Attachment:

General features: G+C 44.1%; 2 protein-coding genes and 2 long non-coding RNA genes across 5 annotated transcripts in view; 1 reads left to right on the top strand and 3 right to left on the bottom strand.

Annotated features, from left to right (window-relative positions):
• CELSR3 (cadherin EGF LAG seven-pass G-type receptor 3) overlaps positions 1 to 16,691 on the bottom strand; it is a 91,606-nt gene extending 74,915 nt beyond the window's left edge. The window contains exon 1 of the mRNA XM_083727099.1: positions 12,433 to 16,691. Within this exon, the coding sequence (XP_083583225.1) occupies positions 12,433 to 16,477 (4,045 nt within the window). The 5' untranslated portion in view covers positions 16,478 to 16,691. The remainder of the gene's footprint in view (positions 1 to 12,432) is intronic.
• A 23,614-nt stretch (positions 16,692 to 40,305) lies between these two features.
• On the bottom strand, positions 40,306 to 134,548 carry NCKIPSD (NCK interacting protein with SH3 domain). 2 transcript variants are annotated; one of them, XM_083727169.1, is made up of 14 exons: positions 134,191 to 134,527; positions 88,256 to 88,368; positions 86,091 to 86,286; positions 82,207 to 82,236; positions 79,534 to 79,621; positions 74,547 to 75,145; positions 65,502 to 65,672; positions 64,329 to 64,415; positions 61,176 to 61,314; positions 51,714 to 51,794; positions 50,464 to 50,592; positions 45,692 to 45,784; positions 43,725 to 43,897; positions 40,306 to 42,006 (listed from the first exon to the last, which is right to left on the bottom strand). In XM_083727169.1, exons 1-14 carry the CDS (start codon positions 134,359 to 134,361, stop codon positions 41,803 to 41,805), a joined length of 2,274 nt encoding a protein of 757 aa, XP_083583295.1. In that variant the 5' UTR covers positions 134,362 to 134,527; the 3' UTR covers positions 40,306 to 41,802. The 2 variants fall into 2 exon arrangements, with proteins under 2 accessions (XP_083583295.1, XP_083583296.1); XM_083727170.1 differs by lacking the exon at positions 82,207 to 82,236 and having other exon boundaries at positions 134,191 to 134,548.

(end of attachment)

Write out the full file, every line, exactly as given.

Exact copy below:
General features: G+C 44.1%; 2 protein-coding genes and 2 long non-coding RNA genes across 5 annotated transcripts in view; 1 reads left to right on the top strand and 3 right to left on the bottom strand.

Annotated features, from left to right (window-relative positions):
• CELSR3 (cadherin EGF LAG seven-pass G-type receptor 3) overlaps positions 1 to 16,691 on the bottom strand; it is a 91,606-nt gene extending 74,915 nt beyond the window's left edge. The window contains exon 1 of the mRNA XM_083727099.1: positions 12,433 to 16,691. Within this exon, the coding sequence (XP_083583225.1) occupies positions 12,433 to 16,477 (4,045 nt within the window). The 5' untranslated portion in view covers positions 16,478 to 16,691. The remainder of the gene's footprint in view (positions 1 to 12,432) is intronic.
• A 23,614-nt stretch (positions 16,692 to 40,305) lies between these two features.
• On the bottom strand, positions 40,306 to 134,548 carry NCKIPSD (NCK interacting protein with SH3 domain). 2 transcript variants are annotated; one of them, XM_083727169.1, is made up of 14 exons: positions 134,191 to 134,527; positions 88,256 to 88,368; positions 86,091 to 86,286; positions 82,207 to 82,236; positions 79,534 to 79,621; positions 74,547 to 75,145; positions 65,502 to 65,672; positions 64,329 to 64,415; positions 61,176 to 61,314; positions 51,714 to 51,794; positions 50,464 to 50,592; positions 45,692 to 45,784; positions 43,725 to 43,897; positions 40,306 to 42,006 (listed from the first exon to the last, which is right to left on the bottom strand). In XM_083727169.1, exons 1-14 carry the CDS (start codon positions 134,359 to 134,361, stop codon positions 41,803 to 41,805), a joined length of 2,274 nt encoding a protein of 757 aa, XP_083583295.1. In that variant the 5' UTR covers positions 134,362 to 134,527; the 3' UTR covers positions 40,306 to 41,802. The 2 variants fall into 2 exon arrangements, with proteins under 2 accessions (XP_083583295.1, XP_083583296.1); XM_083727170.1 differs by lacking the exon at positions 82,207 to 82,236 and having other exon boundaries at positions 134,191 to 134,548.